Persevera Featured in Men's Vogue
Ten years ago, Michael Mraz embarked on a multi-week personal training regimen with Jim Clarry, Persevera’s founder. Michael subsequently chronicled his journey with Jim in Men’s Vogue. As we approach the tenth anniversary of the publication of Michael’s article, we present highlights from his commentary that not only provide a great description of how our training sessions remain structured to this day, but also demonstrate how our protocols have stood the test of time.
As is the case with many of our clients, Michael’s busy schedule had prevented him from maintaining the physique that he had enjoyed as a college athlete. “Long hours at the office and endless travel had robbed me of the 90 minutes a day I used to spend at the gym four times a week. Working out had been sacked by working,” he wrote.
“It was only fitting, then," he continued, "that my boss— perhaps out of pity— told me about high intensity training (HIT), a form of strength building that contends it's not the volume of one's workouts that matters but the ferocity. ‘It's amazing,’ he said, explaining that, along with weekly squash matches for cardio, he trains only once a week for less than 30 minutes. Impossible, I thought.”
Michael opted to take his boss’ advice, and met with Jim for his first workout at our studio in Midtown. “It's a trainer-only facility, so there are never pools of people jockeying for the same dumbbell,” he wrote.
The author’s first impression of the atmosphere at the studio was one of surprise, declaring: “the thing that really sets it apart” are the Midtown businessmen “who come to train in their suits, doffing only their jackets and ties” and women “working out in dresses, kicking aside their heels and going barefoot.” The author admits that, “in shorts and a T-shirt at my first session, I feel like an imposter—it's the only time I've ever felt underdressed to lift weights. But when your workout is shorter than the wait for a treadmill at most gyms, why bother changing clothes?”
The Initial Training Session
Michael goes on to describe how his first training session with Jim began: “With a stopwatch hanging from his neck and a clipboard in hand, Jim takes me through a beginner's workout, explaining the mechanics of each exercise in detail. ‘For the first couple sessions we're just going to let your body adjust to the negative-only motions,’ he explains. I have no idea what ‘negative only’ means, so we start with one-arm cable bicep curls to illustrate. Take a conventional bicep curl— you start with the bar down at your thigh and squeeze until it reaches your shoulder. That's a concentric, or positive, contraction. The second act, when you extend your arm, controlling the weight back to its starting position, is an eccentric, or negative, contraction. Jim explains that, like journalists, we are only concerned with the negatives. Then the laughing stops: He pulls the weight (100 pounds, much more than I'd be able to do with a positive contraction) up for me so that I'm starting with it already at my shoulder. This is amazing, I think. He's doing all the work. Then Jim lets go, and I am left resisting with all my might as the weight forces my arm to extend downward. ‘That's it,’ he says cheerfully, as the pain builds. ‘Super strong... Barely let it tap.’ A rep's ideal duration is three to six seconds, or about the time it takes to run a 40-yard dash-full-out exertion. I'm finished after four reps, my biceps taxed to the point that simply lifting a hand is difficult.”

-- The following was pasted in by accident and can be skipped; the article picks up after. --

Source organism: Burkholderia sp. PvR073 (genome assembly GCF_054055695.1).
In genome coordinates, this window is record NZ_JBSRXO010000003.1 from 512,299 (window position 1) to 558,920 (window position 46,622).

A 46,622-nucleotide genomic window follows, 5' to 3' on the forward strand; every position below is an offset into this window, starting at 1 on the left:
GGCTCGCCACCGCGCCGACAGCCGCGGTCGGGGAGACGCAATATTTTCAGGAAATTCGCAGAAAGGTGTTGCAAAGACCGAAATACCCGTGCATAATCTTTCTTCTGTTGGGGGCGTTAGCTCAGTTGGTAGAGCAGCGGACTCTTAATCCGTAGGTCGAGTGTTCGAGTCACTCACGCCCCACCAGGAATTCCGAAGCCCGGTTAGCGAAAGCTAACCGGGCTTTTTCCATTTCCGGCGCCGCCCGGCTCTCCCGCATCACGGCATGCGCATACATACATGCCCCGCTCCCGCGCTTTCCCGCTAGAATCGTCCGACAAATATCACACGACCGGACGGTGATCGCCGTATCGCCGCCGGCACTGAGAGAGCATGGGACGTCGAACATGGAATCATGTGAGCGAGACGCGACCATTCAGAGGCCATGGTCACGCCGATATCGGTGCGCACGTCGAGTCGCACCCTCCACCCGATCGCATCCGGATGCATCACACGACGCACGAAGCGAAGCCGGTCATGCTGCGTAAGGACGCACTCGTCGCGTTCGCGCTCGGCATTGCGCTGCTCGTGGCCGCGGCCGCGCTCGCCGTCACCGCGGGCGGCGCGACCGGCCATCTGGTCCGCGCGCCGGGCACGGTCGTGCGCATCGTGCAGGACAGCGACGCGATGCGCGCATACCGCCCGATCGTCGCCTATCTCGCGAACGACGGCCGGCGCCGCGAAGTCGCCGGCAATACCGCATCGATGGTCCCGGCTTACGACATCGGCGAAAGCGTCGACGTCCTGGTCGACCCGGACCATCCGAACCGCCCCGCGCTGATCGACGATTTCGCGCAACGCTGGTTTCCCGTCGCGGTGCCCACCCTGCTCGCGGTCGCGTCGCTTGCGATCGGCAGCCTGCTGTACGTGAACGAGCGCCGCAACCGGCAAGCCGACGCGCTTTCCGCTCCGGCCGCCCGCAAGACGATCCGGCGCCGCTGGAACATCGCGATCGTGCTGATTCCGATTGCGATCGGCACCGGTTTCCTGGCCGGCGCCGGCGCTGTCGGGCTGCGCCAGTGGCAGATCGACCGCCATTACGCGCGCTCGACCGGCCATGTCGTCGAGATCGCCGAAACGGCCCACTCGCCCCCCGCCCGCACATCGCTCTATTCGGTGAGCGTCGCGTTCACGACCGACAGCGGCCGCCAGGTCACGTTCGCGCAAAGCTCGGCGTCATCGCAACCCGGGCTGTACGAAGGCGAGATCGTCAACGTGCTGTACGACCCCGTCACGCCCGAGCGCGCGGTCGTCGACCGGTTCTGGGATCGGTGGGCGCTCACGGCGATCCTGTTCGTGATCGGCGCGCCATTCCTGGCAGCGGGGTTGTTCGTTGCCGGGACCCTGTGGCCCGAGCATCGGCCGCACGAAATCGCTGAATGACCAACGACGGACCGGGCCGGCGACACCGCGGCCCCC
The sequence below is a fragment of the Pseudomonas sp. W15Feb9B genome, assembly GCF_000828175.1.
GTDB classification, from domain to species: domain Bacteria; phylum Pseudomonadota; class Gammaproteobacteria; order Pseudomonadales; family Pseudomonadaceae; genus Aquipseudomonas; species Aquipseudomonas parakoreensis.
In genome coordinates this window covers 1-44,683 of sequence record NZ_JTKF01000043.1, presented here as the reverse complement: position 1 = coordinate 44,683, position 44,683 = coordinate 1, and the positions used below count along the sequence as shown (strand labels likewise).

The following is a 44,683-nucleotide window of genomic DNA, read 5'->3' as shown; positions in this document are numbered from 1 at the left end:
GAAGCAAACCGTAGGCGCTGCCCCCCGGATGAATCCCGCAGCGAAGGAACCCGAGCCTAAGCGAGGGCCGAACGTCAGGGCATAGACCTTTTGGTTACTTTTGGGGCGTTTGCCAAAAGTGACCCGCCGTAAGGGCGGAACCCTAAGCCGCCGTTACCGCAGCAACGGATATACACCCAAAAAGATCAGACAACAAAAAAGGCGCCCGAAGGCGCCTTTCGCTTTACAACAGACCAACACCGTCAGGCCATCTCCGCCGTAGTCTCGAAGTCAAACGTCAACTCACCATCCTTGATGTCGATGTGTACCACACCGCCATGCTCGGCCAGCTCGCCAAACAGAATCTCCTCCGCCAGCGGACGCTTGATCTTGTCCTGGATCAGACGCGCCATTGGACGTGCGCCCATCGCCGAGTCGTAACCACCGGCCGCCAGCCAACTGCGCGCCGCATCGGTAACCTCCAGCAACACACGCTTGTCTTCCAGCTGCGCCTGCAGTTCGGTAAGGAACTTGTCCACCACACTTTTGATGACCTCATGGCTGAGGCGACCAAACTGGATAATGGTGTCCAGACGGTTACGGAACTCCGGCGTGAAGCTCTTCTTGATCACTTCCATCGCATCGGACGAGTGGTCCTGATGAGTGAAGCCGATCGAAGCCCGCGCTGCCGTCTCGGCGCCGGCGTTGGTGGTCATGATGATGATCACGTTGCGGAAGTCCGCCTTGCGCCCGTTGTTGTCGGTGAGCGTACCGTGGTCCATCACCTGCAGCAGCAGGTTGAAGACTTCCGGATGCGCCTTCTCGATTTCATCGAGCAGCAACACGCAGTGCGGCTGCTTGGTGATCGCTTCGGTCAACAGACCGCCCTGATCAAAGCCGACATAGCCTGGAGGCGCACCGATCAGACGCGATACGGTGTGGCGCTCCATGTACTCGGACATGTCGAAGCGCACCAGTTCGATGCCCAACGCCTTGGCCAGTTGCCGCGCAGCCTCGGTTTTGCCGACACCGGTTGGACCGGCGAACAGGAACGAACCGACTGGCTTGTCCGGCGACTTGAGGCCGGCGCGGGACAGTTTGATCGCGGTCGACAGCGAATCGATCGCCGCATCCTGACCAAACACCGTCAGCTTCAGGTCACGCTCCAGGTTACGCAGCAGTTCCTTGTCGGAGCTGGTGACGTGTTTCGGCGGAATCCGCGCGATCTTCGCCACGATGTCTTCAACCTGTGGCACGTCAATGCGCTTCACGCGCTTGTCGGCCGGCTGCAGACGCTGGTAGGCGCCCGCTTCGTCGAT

Michael’s inaugural workout comes to an end less than a half hour later. “After 25 minutes, mercifully, we're finished. I'm tired but not exhausted, and feel like I can—and should—go on. ‘Part of the conditioning,’ Jim points out, ‘is to realize that you shouldn't work out until you feel like you can't. It's about maximizing the intensity and decreasing the frequency.’”
As Michael’s confidence and strength began to increase over the ensuing weeks, Jim increased the intensity of his workouts, and Michael’s attitude toward Jim’s protocols began to shift. “By my next visit, working legs and back, I have reason to believe this is more than a weekly ritual for masochists.”
Nearly two months after he began training with Jim, Michael offered an assessment: “Seven weeks later, I am no longer reluctant. After no more than 50 minutes a week with Jim (about six hours total— far less than a day's work), I've put on six pounds of muscle, [and] dropped half an inch off my waist.” He continued, “At a recent benefit, my wife and I ran into a bunch of friends we hadn't seen in a while. She spent most of the night proudly telling them about my transformation while their husbands and boyfriends listened in with undisguised contempt. Giving my bicep a furtive squeeze, one wife said, ‘Are you flexing? He's not flexing!’ I told them about Jim and his clipboard”, “about overworked guys who no longer have time to work out. I was proselytizing, on a mission to save marriages, to rekindle relationships, to improve men's health.”
Michael Mraz’ article, entitled “Power Surge”, appeared in its entirety in the October 2007 edition of Men’s Vogue.